The thought of him gave her courage. He was safe and secure where he was at the moment, but that was not enough. He was her son. Her only child. And if she had to lie or steal to have him back, she would do it.
Taking a deep breath, she started to continue the letter. But the noise of an outside approach caught her ear. Setting the pen back in the inkwell, she rose to her feet and moved towards the window, looking to see who it was that came to call. She saw William approaching a gentleman on horseback. And that gentleman, who looked to be a messenger, had a second horse tied behind his own. Suddenly, Isabella recognized the animal, and she took in a gasp of surprise.
No, she thought. It cannot be.
Hurrying to the door, she opened it and looked out at the golden mare. She knew her own beloved horse. Stepping down from the front stoop, she spoke aloud in a stunned voice.
“That is my Elinor. I would know her anywhere.”
Isabella saw the mare’s ears perk at the sound of the name. She wanted so much to rush to her pet and greet it lovingly, but she waited. Looking to William, she wondered if he might send the gift away, for that was certainly what it was. A gift. And from whom, she was quite certain she knew. In her mind, she knew it would be best to turn the gesture away and pretend it had never been made. But this time, the temptation was too much to resist. She watched, nervously, as William spoke to the messenger and then sent him on his way. And when he came to her, handing her the reigns, she let out the breath she had been holding. She looked at William, expecting words of caution and admonition, even if they were softly spoken. But he said nothing. He turned away and went into the house, and as Isabella watched him go, she felt a shove against her back. With a smile, she turned to her horse, who clearly knew her mistress and sought her attention.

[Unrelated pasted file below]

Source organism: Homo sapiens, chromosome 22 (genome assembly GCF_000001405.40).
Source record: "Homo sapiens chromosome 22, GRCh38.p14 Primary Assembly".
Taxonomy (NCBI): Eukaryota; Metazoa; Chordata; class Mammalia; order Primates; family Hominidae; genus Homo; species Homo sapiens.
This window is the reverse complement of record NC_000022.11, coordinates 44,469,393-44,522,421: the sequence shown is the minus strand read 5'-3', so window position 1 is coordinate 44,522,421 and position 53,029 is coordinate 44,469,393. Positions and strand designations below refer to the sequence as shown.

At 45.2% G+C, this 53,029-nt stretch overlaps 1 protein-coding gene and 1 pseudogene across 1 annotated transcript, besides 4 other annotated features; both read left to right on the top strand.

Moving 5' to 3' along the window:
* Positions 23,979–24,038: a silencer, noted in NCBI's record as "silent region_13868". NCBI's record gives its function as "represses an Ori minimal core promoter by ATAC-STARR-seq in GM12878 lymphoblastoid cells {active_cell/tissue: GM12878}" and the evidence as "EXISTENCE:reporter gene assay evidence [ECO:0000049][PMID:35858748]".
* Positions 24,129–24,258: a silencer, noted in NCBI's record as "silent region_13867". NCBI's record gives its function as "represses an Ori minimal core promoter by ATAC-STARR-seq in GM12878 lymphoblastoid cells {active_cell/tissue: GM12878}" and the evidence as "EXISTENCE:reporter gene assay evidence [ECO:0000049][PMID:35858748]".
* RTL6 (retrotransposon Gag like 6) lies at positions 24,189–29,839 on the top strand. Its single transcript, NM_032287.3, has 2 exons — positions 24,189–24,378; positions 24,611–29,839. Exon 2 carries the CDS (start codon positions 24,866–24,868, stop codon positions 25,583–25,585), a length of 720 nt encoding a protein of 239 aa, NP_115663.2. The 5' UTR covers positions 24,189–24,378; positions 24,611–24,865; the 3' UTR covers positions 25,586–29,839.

“My lovely one,” Isabella said softly. “I have missed you too.”
Standing in the barn, Isabella happily ran a brush over Elinor’s back. For several days now they had been reunited, but it felt like their separation had hardly been. It felt so wonderful to ride again, and with the one companion who had been her constant in days gone by. Wrapped up in her task, she did not see the figure approaching the doorway. She did not see him lean a shoulder against the frame, folding his arms as he watched her. It wasn’t until he spoke, startling her with the sound of his voice, that she looked up.
“You are pleased to have her back, I take it?”
Seeing him, Isabella felt a nervous tremble run up her spine. Standing there as he was, looking at her with those piercing eyes, she found it hard to answer calmly.
“Yes, I am.”
There was a heavy tension in the air. She knew that the moment had come. She had rehearsed the speech she would say to him, and she had hoped that when the time came, she would have the strength to say what needed to be said. But now that he was standing before her, she found that anxiety taking the words before she could make them. How could she not have feelings for him, when he might offer her all of things she so desperately wanted? Love, more than anything, was what she craved, and he seemed to be intent on giving her. And yet, he might lose everything in the process. She felt like she was being torn in two. A frown came to her lips, and she saw his dark response to it. She heard it in his voice.
“You are happy with my gift, and yet you are not pleased to see me.”
She sighed, and taking a deep breath, she prepared herself to strike the neccesarry blow.
“My lord, I thank you for returning Elinor to me. But you must know that…”
Her voice failed her. Closing her eyes, she turned her head away for a moment.
“I must know what?” he asked.
She felt a stinging in her eyes, and sadness reduced all of her many prepared words down to a small statement.
“It is better not to love me.”
Waiting for his response, she hoped he would turn and walk away. And yet she feared the thought of it. Waiting for his reply, she at last heard it, given in a stubborn and bold way.
“Forgive me, my lady. But I alone shall decide who I will and will not love.”
He did turn and walk away then, and as she watched him go, she leaned against the door frame, too stunned to speak.